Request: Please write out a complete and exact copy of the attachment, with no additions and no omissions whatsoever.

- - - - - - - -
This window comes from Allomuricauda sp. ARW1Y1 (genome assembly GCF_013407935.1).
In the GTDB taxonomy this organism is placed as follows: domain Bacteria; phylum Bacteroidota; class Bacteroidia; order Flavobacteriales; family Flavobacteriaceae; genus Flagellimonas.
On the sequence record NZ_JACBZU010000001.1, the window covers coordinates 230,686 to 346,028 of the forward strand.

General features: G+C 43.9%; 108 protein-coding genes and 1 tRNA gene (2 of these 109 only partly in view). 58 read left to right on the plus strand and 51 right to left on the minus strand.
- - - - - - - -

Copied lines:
This window comes from Allomuricauda sp. ARW1Y1 (genome assembly GCF_013407935.1).
In the GTDB taxonomy this organism is placed as follows: domain Bacteria; phylum Bacteroidota; class Bacteroidia; order Flavobacteriales; family Flavobacteriaceae; genus Flagellimonas.
On the sequence record NZ_JACBZU010000001.1, the window covers coordinates 230,686 to 346,028 of the forward strand.

General features: G+C 43.9%; 108 protein-coding genes and 1 tRNA gene (2 of these 109 only partly in view). 58 read left to right on the plus strand and 51 right to left on the minus strand.